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Anthroposophy is a spiritual philosophy founded by Rudolf Steiner.
Rudolf Steiner was born in 1861 in Austria, and even at an early age he was inclined towards the mystical, the psychic and the occult, including contact with the dead (necromancy). An intelligent and well-educated man, he was attracted to the ideas of German poet, novelist and scientist Johann Wolfgang von Goethe. His interest in the occult, coupled with the influence of Goethe, and Spinoza's pantheism (all is divine), helped prepare him for a leadership position in the Theosophical Society in 1902. In 1913 Steiner withdrew to form his own group, the Anthroposophical Society (from anthropos, "mankind," plus sophia, "wisdom," meaning "the wisdom of man").
Anthroposophy is an eclectic blend of esoteric philosophy and mysticism forming a complex religious system which Steiner often referred to as "spiritual science." Steiner taught that humanity was created by a host of spiritual beings. Because of a loss of the knowledge of our true identity and the spiritual worlds, humanity experienced a "fall." Overcoming the result of the "fall" by gaining awareness of, and even access to, the spiritual worlds is possible through meditation. In fact, according to Anthroposophical teaching, one only becomes fully human through the use of Anthroposophical meditation techniques over a succession of many lifetimes (reincarnation). These techniques are supposed to enable the individual to experience the "supersensible" perception of spiritual worlds, or occult realities (Steiner, Knowledge of the Higher Worlds and Its Attainment, 1904, pp. 5-6).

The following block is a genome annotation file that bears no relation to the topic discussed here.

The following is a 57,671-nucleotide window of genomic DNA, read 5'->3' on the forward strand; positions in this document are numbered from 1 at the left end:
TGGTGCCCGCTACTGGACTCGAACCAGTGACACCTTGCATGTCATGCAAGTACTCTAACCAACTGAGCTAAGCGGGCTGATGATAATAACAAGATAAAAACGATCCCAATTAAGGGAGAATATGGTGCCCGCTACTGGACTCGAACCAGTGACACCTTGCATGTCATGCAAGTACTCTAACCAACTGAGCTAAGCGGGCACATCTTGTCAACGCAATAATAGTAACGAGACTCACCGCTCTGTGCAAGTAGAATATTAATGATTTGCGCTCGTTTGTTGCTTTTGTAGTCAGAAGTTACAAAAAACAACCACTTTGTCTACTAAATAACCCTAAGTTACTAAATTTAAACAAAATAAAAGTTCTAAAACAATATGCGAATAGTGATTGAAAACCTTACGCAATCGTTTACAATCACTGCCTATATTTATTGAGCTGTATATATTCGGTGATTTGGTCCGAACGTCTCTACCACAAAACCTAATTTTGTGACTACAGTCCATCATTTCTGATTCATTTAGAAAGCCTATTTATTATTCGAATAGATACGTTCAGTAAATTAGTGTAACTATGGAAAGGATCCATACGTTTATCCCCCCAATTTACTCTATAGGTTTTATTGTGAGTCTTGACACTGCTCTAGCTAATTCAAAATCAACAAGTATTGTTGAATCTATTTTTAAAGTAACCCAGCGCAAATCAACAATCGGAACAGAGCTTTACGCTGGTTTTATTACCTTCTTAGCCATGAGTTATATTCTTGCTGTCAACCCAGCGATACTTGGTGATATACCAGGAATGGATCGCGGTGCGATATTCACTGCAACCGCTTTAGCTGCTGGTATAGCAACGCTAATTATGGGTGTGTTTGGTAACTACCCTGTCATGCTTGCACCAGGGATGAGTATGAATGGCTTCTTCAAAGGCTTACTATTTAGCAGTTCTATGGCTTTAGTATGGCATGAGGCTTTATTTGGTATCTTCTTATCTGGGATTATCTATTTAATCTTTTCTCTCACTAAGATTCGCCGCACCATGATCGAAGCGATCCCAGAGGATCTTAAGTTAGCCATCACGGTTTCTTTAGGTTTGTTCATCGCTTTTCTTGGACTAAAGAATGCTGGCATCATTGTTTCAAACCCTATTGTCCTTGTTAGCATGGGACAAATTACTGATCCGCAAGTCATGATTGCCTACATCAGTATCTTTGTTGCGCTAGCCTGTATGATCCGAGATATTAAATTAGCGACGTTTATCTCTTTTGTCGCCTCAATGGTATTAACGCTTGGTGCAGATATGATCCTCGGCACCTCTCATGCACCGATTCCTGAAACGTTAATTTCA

Steiner's Anthroposophy taught that a capacity for conscious spiritual perception of these occult realities lies dormant within every human being, and can be awakened through exercises in concentration and meditation. The first step of this awakening is to intensify thinking, through disciplined inner intuitive and meditative processes (Ibid., p. 35; Anthony Storr, Feet of Clay: Saints, Sinners, and Madmen: A Study of Gurus, pp. 75-76). This teaching, coupled with Anthroposophy's acceptance of reincarnation, are important in light of Steiner's educational theories, wherein children advance through various spiritual stages. According to Steiner, the reincarnated spirit inhabiting the body of the child requires unique educational methods to properly prepare for the coming of the astral body through the child's spiritual evolution (Steiner, The Universal Human: Four Lectures Given between 1909 & 1916 in Munich and Berlin, 1990, p. 45).
Consistent with his Anthroposophical system, Steiner designed an educational method which its advocates claim is "responsive to the developmental phases in childhood and [the] nurturing of children's imaginations"
- Source: John Morehead, Waldorf Charter School Controversy, Watchman Fellowship, 1997
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